Is Your Child Experiencing “Back to School” Headaches?
Tension-type headaches often affect children and adolescents. Although there is no one cause that can be singled out as the culprit every time, it is believed that tension-type headaches are related to tightened muscles in the neck and scalp. Those tightened muscles can be attributed to a number of causes, and some of them are related to mental and emotional stress. It is time for kids to go back to school, and this time of year is loaded with stress for many children. If your child is complaining of frequent headaches as the summer draws to a close, there is a good chance they are experiencing tension-type headaches. Tension-type headaches are experienced by as many as 20% of teens and are a bit less common in younger children.
How Are Tension-Type Headaches Different From Others
There are a number of indicators that a recurring headache is, in fact, a tension-type headache. Most often starting in the middle of the day, tension-type headaches are characterized by a low to moderate, gradually increasing, band of pain or pressure. They can last anywhere from a half hour to all day long. More severe tension-type headaches tend to come on every day and are characterized by a throbbing sort of pain. The level of pain of a severe tension-type headaches can fluctuate but is typically present all day.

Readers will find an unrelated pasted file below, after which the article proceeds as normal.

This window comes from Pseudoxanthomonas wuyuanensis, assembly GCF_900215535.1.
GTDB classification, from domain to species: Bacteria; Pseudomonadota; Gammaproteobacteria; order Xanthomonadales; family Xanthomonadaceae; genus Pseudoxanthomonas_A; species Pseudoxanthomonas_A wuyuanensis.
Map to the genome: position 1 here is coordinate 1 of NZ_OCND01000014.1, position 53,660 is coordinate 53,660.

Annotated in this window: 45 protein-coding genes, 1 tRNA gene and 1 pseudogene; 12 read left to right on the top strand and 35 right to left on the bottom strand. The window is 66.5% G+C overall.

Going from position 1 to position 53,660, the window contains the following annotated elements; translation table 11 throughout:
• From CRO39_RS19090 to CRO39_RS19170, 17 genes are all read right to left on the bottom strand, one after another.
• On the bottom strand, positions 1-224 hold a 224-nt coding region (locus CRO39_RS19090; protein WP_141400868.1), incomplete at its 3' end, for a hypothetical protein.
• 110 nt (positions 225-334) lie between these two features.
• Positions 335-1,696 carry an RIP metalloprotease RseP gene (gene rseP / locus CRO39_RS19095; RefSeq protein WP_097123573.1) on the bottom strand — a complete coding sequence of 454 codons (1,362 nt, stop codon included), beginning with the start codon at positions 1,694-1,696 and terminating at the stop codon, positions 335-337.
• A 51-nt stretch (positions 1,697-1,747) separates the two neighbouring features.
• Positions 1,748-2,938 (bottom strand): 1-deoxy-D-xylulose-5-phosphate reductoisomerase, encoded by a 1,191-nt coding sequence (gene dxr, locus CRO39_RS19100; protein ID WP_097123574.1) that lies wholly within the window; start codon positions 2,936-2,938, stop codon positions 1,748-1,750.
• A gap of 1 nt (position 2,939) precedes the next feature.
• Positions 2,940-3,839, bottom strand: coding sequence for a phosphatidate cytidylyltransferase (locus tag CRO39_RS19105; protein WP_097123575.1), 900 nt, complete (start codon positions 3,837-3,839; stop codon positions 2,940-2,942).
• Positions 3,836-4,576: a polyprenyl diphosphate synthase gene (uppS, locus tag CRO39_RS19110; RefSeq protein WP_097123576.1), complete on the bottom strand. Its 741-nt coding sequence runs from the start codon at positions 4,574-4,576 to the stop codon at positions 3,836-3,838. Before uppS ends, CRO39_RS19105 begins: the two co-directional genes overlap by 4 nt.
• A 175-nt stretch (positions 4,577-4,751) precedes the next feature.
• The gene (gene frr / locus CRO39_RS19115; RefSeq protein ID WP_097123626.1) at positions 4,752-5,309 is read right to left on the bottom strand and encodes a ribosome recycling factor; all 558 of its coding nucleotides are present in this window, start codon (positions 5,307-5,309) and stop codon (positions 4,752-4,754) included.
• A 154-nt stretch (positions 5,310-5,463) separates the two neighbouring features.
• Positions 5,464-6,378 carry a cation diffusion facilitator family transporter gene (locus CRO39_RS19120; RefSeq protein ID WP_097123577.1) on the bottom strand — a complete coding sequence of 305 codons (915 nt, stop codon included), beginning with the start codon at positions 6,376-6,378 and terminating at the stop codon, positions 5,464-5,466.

Why Tension-Type Headaches Can Occur in Kids and Teens
Tension-type headaches may be genetic, however there are triggers that can bring them on. The muscle tension that ultimately causes them is most commonly caused by mental or emotional stress, poor posture or inadequate sleep. For children and adolescents, it’s the first cause, mental or emotional stress, which can become a factor at this time of year. The list below includes some common stressors in children’s lives, especially related to school. Some of these are positives, but they can be stressors none the less.
- Attending a new school
- Overly strict teachers
- Substitute teachers
- Maintaining high grades
- Lacking friends
- Competitive sports
- Extra-curricular activities
- Working part-time
- Learning to drive
- Insufficient sleep
There Are Ways to Help Your Child
It’s important to take your child to a specialist if headaches are frequent. The doctor can get to the source of the matter and rule out anything serious. Tension-type headaches themselves do not cause neurological damage. However, they can disrupt regular daily activities and often lead to missed school. Tension-type headaches are treated with a combination of medicine and other strategies. The doctor will likely advise you to keep an eye on your child’s sleep routine, and diet. Counseling and stress management techniques may also be employed. Here are some remedies to try before visiting the doctor:
- Apply ice to the headache area
- Rest quietly in a low lit room
- Take a warm shower or bath
- Get a massage
There are ways to help your child through this time if they are experiencing recurring headaches. Help your child to avoid and manage emotional and mental stress. This may help reduce the onset of tension-type headaches. Make sure your son is eating and sleeping well, getting regular exercise and drinking plenty of water. Keep a headache diary that includes not only when the headache occurs, but also anything done or experienced that day that may have triggered the headache. And, of course, follow the doctor’s treatment plan closely.
At Miami Headache Institute we have had much success in treating children and adolescents with tension-type headaches as well as other types of headaches. If your child, or anyone in your family, is experiencing regularly occurring headache pain, don’t wait to contact us to set up a consultation.